US 5708443 A Abstract Radar emitter carrier frequency or pulse time-of-arrival measurements are used to resolve the differential phase measurement ambiguities on a long baseline interferometer (LBI) used to passively locate the emitter. The LBI requires only two pulses to precisely measure the change in signal angle of arrival caused by observer motion relative to the emitter, whereas frequency Doppler needs tens of pulses, and time Doppler may need hundreds of pulses, to estimate the same change to the same accuracy. Therefore Doppler measurements are made only to the accuracy needed to estimate the angle change accurately enough to differentially resolve the LBI.
Claims(5) 1. An apparatus for locating a radar emitter by resolving long baseline interferometer (LBI) ambiguous differential phase measurements comprising:
two antennas having a common field of view forming the LBI baseline, with this baseline not necessarily being phase calibrated, two receiver channels connected to said antennas to detect and measure the signal angle-of-arrival induced phase difference on this baseline, a one of said antennas being connected to a one of said receivers including means for measuring signal pulse time-of-arrival and signal carrier frequency, a memory device to store the frequency and phase measurements made each receiver dwell, a differencer for receiving the frequency data from said memory, and for forming therefrom the difference between frequency values measured in two different dwells, for dividing this result by the frequency measured in the earlier dwell of the two being used to produce a normalized frequency quantity, and for determining the corresponding phase difference measurements, a first scaling device that multiplies the differenced and normalized frequency quantities from said differencer by a scaling factor based on the observer's speed, producing a measurement of the differential of the cosine of the signal angle-of-arrival (AOA), this AOA being the angle that would be measured at the corresponding dwell, but which is not required to be measured directly, a second device that multiplies the ambiguous phase difference measured on the LBI baseline by a scaling factor based on measured emitter frequency and baseline length, producing a measurement of the differential of the cosine of the signal angle-of-arrival, this differential corresponding to that calculated by said first scaling device, first means for comparing frequency-derived and ambiguous phase-derived cosine AOA change estimates and for adjusting the phase estimate by addition of properly scaled positive or negative integer values until the absolute value of the difference between the two measurements has a value less than π, thereby resolving phase ambiguity and processor means for using the output from said first means for comparing for locating the radar emitter. 2. The apparatus of claim 1 where said one receiver measuring frequency measures in addition signal pulse time-of-arrivals (TOAs), and further comprising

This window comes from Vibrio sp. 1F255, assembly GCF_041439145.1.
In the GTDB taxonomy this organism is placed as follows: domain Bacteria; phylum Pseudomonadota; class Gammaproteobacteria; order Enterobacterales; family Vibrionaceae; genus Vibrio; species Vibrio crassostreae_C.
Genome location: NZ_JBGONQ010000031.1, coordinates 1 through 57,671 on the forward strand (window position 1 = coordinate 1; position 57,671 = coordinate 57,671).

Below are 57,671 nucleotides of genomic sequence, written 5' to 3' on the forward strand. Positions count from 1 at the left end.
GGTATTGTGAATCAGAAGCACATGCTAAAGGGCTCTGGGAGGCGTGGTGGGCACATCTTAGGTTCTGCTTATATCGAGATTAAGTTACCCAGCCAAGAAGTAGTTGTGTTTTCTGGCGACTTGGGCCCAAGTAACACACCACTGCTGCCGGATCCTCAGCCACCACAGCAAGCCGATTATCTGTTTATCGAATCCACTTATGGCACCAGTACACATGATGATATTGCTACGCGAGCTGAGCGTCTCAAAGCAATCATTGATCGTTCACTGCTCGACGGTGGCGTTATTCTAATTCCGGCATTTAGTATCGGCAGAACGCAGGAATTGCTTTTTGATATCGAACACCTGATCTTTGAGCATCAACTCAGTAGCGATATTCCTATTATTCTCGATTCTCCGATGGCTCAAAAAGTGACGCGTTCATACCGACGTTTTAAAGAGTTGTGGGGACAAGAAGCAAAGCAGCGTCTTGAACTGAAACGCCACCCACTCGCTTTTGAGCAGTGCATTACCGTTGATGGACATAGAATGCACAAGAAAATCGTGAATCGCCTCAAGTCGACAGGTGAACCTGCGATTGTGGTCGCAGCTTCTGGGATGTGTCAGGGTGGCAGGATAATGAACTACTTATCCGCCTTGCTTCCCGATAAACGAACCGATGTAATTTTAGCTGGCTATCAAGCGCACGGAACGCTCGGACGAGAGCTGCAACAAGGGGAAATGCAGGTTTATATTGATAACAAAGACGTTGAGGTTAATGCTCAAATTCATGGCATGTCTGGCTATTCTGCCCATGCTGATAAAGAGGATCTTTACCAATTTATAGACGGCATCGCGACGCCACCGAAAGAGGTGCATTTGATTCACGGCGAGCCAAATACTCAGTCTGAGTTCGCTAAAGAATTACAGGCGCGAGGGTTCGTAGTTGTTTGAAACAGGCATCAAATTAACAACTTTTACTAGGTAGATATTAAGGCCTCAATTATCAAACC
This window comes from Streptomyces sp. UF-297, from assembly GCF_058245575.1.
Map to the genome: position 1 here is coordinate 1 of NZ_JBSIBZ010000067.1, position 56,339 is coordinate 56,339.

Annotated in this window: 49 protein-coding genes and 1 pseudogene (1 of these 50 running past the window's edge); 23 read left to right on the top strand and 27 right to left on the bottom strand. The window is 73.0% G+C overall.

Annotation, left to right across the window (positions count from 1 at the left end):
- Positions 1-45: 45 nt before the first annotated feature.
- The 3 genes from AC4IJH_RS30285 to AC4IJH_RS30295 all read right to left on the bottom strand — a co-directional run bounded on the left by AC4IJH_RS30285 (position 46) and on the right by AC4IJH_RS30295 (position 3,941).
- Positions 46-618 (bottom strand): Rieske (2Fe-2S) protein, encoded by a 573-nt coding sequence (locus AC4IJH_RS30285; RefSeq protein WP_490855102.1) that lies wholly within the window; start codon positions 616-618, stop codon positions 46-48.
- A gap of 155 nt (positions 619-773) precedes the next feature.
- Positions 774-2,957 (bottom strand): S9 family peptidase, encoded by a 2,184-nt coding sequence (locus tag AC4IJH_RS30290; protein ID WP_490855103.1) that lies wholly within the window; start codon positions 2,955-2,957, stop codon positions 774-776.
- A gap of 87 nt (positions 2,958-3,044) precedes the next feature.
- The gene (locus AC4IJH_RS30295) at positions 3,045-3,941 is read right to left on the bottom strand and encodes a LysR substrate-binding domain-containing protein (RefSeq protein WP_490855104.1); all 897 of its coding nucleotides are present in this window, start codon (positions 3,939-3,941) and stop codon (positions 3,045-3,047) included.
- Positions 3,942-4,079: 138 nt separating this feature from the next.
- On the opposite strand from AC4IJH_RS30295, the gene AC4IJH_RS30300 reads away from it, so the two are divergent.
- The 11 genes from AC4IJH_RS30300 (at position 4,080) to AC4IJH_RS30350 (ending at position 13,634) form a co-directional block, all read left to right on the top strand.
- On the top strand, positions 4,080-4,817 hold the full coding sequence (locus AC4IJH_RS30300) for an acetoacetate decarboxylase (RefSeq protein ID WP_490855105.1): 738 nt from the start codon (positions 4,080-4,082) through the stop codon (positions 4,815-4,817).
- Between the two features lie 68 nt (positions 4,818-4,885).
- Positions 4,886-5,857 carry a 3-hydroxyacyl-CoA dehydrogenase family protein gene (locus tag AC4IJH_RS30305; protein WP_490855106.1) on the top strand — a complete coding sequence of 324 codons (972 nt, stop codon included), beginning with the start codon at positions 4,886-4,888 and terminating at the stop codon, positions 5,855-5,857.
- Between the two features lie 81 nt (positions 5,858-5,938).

a pulse deinterleaver to extract from the TOAs from said one receiver a periodic event representing an invariant time interval at the radar, this event defining an interpulse repetition of pulse patterns in the radar signal, and referred to as t _{po} at the radar, and as t_{p} at the observer,means in said memory device for storing the t _{p} and phase measurements made each receiver dwell,said differencer additionally receiving t _{p} data from said memory, for forming the difference between inverse values of t_{p}, (these inverse values forming the pulse repetition frequency estimate f_{prf}) where the values are measured in two different dwells, for dividing this result by the f_{prf} estimate in the earlier dwell of the two being used, and for determining the corresponding phase difference measurements,a third scaling device for multiplying said differenced and normalized f _{prf} quantity by a scaling factor based on the observer's speed producing a measurement of the differential of the cosine of the signal angle-of-arrival (AOA), this AOA being the angle that would be measured at the corresponding dwell, but which is not required to be measured directly,a fourth scaling device for multiplying an ambiguous phase difference measured on the LBI baseline by a scaling factor based on measured emitter frequency and baseline length, producing a measurement of the differential of the cosine of the signal angle-of-arrival, this difference corresponding to that measured by said third scaling device, second means for comparing the t _{p} -derived and ambiguous phase-derived cosine AOA change estimates andfor adjusting the phase estimate by addition of properly scaled positive or negative integer values until the absolute value of the difference between the two measurements has a value less than π, thereby resolving phase ambiguity and said processor means using the output from said second means for comparing for locating the radar emitter. 3. This apparatus described in claim 1 wherein said processor uses a phase rate algorithm to locate the radar emitter.